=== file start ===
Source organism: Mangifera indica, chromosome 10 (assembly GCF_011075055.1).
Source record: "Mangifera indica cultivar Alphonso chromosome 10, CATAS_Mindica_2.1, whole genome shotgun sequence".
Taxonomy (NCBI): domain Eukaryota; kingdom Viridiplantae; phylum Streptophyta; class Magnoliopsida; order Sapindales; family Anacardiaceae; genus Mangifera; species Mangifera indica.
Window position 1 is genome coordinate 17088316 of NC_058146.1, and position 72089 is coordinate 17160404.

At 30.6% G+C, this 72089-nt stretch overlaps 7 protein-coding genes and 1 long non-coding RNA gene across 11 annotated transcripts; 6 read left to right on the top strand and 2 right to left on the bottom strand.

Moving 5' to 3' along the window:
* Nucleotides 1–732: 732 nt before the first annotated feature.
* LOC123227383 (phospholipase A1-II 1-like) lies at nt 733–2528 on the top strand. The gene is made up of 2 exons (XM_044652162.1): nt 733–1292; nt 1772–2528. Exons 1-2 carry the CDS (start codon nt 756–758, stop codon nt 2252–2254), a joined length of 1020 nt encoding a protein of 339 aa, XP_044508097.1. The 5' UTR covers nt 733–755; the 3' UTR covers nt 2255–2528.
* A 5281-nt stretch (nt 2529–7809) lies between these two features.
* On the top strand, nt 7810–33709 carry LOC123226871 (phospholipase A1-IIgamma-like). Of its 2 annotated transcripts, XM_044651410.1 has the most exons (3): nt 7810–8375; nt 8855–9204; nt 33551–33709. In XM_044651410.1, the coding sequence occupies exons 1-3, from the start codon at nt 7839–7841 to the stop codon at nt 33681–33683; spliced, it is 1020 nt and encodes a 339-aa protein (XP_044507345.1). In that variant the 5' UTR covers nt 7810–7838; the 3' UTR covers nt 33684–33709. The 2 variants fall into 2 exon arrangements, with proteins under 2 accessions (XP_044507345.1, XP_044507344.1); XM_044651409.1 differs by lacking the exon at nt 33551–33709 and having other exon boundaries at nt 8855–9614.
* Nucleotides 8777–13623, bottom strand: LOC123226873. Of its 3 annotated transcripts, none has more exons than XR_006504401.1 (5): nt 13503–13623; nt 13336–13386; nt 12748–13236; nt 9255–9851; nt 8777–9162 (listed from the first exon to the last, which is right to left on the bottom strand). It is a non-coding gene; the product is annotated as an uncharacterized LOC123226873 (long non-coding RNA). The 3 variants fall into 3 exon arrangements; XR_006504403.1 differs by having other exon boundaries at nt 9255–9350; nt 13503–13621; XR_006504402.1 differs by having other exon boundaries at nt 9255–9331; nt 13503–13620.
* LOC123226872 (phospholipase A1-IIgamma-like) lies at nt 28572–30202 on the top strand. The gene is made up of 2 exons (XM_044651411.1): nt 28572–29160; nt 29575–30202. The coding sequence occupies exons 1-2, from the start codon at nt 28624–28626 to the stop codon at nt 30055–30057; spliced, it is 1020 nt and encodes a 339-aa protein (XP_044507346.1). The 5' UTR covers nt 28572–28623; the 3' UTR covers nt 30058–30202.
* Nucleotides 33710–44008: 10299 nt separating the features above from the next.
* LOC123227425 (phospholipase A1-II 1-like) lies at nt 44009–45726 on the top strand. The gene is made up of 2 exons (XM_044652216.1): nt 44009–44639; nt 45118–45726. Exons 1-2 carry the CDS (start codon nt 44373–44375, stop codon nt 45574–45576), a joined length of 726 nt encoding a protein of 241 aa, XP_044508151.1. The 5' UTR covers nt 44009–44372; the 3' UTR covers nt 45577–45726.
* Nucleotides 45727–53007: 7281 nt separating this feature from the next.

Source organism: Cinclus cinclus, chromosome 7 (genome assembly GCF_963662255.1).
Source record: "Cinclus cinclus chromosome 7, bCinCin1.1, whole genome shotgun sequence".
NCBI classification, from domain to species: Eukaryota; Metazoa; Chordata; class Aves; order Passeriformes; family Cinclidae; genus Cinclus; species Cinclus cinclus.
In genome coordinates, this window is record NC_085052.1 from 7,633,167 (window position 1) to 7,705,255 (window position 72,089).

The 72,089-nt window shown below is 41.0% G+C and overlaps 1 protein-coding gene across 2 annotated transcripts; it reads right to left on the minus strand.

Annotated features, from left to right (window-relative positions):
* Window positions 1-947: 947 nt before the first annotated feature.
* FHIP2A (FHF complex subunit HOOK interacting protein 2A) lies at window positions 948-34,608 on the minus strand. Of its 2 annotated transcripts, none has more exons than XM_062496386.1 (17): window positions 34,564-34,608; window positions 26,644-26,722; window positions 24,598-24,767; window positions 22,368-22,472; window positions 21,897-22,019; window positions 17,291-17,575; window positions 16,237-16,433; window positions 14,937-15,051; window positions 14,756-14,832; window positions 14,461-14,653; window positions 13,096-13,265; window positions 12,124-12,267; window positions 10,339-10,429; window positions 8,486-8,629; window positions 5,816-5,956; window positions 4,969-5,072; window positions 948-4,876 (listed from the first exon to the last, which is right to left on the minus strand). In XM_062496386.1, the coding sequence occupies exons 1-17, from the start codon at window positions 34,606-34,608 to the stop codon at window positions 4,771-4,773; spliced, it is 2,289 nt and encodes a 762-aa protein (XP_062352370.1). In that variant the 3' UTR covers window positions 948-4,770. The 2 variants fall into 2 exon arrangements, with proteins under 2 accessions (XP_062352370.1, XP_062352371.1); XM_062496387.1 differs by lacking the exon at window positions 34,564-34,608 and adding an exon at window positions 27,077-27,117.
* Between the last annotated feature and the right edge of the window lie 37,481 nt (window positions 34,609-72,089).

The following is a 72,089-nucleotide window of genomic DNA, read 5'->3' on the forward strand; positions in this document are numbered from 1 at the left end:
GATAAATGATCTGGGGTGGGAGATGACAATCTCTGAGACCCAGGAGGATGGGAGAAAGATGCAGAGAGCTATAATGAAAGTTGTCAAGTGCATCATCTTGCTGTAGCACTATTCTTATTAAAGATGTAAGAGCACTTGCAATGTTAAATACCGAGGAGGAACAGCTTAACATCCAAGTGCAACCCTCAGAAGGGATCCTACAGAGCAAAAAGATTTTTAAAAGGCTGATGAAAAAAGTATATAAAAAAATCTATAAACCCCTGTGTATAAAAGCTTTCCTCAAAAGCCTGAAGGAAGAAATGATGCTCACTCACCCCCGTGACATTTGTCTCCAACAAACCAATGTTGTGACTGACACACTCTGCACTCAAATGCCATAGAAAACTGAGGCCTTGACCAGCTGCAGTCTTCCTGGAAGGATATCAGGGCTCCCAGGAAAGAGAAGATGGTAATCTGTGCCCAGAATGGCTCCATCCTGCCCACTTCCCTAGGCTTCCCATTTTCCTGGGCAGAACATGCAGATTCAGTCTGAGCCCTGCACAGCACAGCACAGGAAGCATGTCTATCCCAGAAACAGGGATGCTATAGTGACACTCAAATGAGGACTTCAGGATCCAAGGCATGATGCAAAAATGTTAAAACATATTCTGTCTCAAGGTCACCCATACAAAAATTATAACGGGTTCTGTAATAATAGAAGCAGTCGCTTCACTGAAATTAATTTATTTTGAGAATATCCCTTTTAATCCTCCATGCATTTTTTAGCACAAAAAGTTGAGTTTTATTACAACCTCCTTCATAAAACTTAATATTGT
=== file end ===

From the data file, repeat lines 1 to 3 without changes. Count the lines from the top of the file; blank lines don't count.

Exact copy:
Source organism: Mangifera indica, chromosome 10 (assembly GCF_011075055.1).
Source record: "Mangifera indica cultivar Alphonso chromosome 10, CATAS_Mindica_2.1, whole genome shotgun sequence".
Taxonomy (NCBI): domain Eukaryota; kingdom Viridiplantae; phylum Streptophyta; class Magnoliopsida; order Sapindales; family Anacardiaceae; genus Mangifera; species Mangifera indica.